EMMPRIN as an inducer of MMPs: EMMPRIN stimulates the production of several matrix metalloproteinases such as MMP-1 (interstitial collagenase), MMP-2 (gelatinase A), MMP-3 (stromelysin 1), and MMP-9 (gelatinase B). It is not effective on their physiological inhibitors, TIMP-1 and TIMP-2, hence modifying the collagenolytic balance toward MMP production and activation. The role of EMMPRIN inducing MMP production is not limited to fibroblasts. EMMPRIN also had a paracrine effect on MMP production by endothelial cells, suggesting the potential implication of tumour-produced EMMPRIN in angiogenesis. Beyond its well-known paracrine effect, EMMPRIN induced MMPs within the same populations of cells, in both tumoral and nontumoral cells suggesting a more widespread role for EMMPRIN as an inducer of MMPs [13].

EMMPRIN expression in tumorigenesis: Cell invasion, metastasis, and angiogenesis are key factors for carcinogenesis. Dysregulation of EMMPRIN is reported in several types of cancer. It activates cell proliferation, invasion, and metastasis and inhibits tumour cell apoptosis under hypoxic conditions. EMMPRIN serves as a protein hub in cancer, as it is involved in several homophilic and heterophilic cellular interactions spanning the major hallmarks of cancer [14].

EMMPRIN regulates MMP and Vascular Endothelial Cell Growth Factor (VEGF) in tumour invasion and metastasis. It stimulates MMP production in stromal fibroblasts and endothelial cells around the tumour, as well as in tumour cells themselves, by a mechanism involving homophilic interactions between EMMPRIN molecules on opposing cells after membrane vesicle shedding. EMMPRIN stimulates angiogenesis via. induction of VEGF, invasiveness via. stimulation of MMP and multidrug resistance through hyaluronan mediated upregulation of ErbB2 signalling and cell survival pathway activities [12].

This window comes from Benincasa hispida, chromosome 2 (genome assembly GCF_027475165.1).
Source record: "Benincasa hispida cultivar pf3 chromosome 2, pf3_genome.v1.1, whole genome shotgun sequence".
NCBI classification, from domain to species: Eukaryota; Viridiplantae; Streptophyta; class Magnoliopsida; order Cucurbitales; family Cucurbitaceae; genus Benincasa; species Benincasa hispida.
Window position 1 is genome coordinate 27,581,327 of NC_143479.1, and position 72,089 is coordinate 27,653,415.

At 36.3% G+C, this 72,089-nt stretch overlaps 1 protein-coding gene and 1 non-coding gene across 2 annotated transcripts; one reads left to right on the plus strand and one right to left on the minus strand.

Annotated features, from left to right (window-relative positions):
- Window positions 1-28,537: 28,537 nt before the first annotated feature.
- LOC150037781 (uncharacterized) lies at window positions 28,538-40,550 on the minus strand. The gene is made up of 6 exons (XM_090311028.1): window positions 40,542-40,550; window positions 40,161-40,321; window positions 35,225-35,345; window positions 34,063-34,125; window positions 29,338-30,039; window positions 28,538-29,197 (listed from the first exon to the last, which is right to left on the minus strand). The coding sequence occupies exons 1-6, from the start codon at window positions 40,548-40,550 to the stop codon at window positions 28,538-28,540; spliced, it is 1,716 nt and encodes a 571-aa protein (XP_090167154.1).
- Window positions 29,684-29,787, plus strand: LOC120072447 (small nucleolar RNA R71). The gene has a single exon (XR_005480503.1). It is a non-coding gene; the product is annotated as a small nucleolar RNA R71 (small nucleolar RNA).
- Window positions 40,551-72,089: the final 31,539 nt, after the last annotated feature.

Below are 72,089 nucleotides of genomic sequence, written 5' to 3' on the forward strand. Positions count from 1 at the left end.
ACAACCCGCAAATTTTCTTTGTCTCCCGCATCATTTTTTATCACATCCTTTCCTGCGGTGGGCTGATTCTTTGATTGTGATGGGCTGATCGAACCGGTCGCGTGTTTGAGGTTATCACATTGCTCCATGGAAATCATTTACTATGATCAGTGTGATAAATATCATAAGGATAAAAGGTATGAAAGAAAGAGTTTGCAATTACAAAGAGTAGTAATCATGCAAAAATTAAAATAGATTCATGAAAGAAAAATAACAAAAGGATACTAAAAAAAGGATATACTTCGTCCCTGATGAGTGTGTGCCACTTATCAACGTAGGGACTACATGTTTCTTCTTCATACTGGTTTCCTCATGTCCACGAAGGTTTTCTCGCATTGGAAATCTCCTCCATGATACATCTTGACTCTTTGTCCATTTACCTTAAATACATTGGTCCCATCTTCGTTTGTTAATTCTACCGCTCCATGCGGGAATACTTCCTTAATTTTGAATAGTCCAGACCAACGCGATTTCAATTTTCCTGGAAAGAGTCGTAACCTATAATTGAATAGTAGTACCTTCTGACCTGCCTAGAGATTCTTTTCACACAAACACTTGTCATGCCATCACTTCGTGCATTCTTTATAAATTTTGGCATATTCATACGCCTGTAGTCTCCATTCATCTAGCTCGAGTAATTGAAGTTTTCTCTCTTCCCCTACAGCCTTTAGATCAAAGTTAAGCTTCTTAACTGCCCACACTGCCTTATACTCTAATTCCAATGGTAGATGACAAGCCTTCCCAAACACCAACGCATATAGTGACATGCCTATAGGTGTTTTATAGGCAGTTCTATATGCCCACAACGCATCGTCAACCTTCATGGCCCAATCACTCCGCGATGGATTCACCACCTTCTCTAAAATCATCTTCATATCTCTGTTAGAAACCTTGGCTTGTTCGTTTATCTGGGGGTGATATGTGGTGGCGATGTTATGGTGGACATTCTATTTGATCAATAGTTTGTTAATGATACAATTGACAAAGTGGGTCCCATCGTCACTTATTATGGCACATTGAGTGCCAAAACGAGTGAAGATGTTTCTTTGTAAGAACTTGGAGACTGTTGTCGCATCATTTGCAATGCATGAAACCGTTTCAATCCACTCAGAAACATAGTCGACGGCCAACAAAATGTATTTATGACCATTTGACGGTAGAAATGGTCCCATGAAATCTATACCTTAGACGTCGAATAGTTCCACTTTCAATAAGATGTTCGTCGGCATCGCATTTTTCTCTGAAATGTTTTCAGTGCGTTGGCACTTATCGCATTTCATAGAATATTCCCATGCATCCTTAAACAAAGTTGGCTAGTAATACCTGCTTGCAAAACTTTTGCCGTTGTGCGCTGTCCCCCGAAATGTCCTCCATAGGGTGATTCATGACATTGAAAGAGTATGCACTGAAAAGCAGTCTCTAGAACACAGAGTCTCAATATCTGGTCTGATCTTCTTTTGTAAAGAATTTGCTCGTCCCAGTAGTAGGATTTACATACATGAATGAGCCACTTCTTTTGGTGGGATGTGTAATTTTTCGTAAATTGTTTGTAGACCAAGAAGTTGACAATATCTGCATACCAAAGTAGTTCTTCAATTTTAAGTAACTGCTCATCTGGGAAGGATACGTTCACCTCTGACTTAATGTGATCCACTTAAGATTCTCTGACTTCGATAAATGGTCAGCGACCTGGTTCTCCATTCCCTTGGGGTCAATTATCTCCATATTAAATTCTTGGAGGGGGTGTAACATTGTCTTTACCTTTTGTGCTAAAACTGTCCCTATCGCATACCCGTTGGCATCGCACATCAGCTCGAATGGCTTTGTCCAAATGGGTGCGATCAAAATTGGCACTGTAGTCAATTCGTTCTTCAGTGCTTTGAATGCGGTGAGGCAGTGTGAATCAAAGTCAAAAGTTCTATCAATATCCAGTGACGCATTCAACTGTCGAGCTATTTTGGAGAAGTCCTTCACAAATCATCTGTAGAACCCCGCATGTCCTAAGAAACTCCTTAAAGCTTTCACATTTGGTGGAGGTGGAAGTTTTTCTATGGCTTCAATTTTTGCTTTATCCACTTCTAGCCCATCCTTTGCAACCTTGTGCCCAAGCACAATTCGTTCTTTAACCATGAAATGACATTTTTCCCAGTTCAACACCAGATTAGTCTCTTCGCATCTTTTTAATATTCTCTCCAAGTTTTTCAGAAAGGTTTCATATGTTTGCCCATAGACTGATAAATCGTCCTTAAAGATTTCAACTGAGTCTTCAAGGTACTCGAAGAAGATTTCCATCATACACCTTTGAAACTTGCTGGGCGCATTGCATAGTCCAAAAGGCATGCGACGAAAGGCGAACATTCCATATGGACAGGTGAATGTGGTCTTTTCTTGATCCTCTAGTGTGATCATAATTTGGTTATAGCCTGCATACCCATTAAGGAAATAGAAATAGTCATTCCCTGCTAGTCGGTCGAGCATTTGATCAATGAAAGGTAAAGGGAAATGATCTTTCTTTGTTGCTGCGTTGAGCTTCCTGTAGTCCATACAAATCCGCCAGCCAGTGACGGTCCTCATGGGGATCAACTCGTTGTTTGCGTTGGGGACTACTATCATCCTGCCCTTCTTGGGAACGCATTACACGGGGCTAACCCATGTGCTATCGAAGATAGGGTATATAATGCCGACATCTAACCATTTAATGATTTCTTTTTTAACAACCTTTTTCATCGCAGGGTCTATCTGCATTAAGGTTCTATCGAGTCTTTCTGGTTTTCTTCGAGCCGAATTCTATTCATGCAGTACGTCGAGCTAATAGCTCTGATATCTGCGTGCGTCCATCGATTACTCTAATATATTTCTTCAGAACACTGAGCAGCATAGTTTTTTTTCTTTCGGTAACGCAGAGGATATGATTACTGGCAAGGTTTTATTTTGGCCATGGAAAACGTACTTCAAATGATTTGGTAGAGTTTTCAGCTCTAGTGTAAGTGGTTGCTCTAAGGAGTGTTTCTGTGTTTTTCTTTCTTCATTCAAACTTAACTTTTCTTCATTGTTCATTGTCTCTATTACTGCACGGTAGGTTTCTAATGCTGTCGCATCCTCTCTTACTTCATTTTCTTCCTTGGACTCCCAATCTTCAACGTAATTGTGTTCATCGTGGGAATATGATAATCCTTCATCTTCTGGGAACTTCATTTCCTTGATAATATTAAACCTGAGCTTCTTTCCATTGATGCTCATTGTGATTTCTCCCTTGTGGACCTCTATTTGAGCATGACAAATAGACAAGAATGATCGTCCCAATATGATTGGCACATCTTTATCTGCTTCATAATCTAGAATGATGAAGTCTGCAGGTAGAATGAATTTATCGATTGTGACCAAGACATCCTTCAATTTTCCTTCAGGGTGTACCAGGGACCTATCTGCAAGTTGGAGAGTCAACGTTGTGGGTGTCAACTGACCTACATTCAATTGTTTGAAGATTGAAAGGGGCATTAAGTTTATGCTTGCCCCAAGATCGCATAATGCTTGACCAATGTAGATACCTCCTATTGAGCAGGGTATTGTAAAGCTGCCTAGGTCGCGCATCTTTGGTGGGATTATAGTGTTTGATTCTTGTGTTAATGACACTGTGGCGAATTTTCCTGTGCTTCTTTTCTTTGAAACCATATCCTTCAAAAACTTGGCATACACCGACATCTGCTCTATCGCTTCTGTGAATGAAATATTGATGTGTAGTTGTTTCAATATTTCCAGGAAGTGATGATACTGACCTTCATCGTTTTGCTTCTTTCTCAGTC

EMMPRIN plays a determinant role in mediating glycolysis for tumour growth, through functional cooperation with monocarboxylate transporter (MCT1 and MCT4) [15].

Malignant cells express EMMPRIN on their surface, which acts as a stimulator to produce MMP-1, -2, and -3 by endothelial cells and MT1-MMP by fibroblasts. Vascular Endothelial Growth Factor (VEGF) also induces the expression of several MMPs in endothelial cells. Tumour cells have recruited MMP-2 and -9, producing CD45- positive neutrophils and macrophages into the tumour tissue by the production of Colony-Stimulating Factor-1 (CSF- 1), which are then an abundant source of MMPs, which contribute to tumour progression (Figure 2) [16].


Figure 2. Interaction of Matrix metalloproteinase between epithelial and stromal cells in cancer and its role in tumour metastasis [16]

EMMPRIN contributes to cell adhesion modulation, tumour growth, invasion, and angiogenesis due to its association with several proteins implicated in different signalling pathways such as matrix metalloproteinases, ErbB, MAPK cascade proteins, monocarboxylate transporters (MCT), integrins, caveolin-1 (Cav-1), Tenascin (TN)-C, Vascular Endothelial Growth Factor (VEGF), urokinase-type plasminogen activator (uPA), and cyclophilins (Cyp) [17].